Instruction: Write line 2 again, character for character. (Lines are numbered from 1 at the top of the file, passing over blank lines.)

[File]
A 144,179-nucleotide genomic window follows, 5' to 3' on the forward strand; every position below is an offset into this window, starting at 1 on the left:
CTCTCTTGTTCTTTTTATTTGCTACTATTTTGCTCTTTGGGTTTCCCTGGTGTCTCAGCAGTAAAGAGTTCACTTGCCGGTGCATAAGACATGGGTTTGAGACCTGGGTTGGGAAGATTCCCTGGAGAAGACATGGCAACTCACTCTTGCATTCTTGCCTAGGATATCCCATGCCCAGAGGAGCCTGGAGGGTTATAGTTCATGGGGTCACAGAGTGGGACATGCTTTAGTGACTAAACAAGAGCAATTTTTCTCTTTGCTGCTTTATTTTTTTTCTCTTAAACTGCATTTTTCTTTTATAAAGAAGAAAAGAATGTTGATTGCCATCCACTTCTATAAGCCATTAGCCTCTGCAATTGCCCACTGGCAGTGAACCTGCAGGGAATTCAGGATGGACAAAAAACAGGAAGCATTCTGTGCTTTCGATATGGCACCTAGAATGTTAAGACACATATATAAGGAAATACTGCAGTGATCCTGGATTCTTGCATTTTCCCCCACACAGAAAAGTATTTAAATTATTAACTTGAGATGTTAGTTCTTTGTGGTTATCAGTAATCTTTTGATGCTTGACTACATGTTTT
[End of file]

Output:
CTCTCTTGTTCTTTTTATTTGCTACTATTTTGCTCTTTGGGTTTCCCTGGTGTCTCAGCAGTAAAGAGTTCACTTGCCGGTGCATAAGACATGGGTTTGAGACCTGGGTTGGGAAGATTCCCTGGAGAAGACATGGCAACTCACTCTTGCATTCTTGCCTAGGATATCCCATGCCCAGAGGAGCCTGGAGGGTTATAGTTCATGGGGTCACAGAGTGGGACATGCTTTAGTGACTAAACAAGAGCAATTTTTCTCTTTGCTGCTTTATTTTTTTTCTCTTAAACTGCATTTTTCTTTTATAAAGAAGAAAAGAATGTTGATTGCCATCCACTTCTATAAGCCATTAGCCTCTGCAATTGCCCACTGGCAGTGAACCTGCAGGGAATTCAGGATGGACAAAAAACAGGAAGCATTCTGTGCTTTCGATATGGCACCTAGAATGTTAAGACACATATATAAGGAAATACTGCAGTGATCCTGGATTCTTGCATTTTCCCCCACACAGAAAAGTATTTAAATTATTAACTTGAGATGTTAGTTCTTTGTGGTTATCAGTAATCTTTTGATGCTTGACTACATGTTTT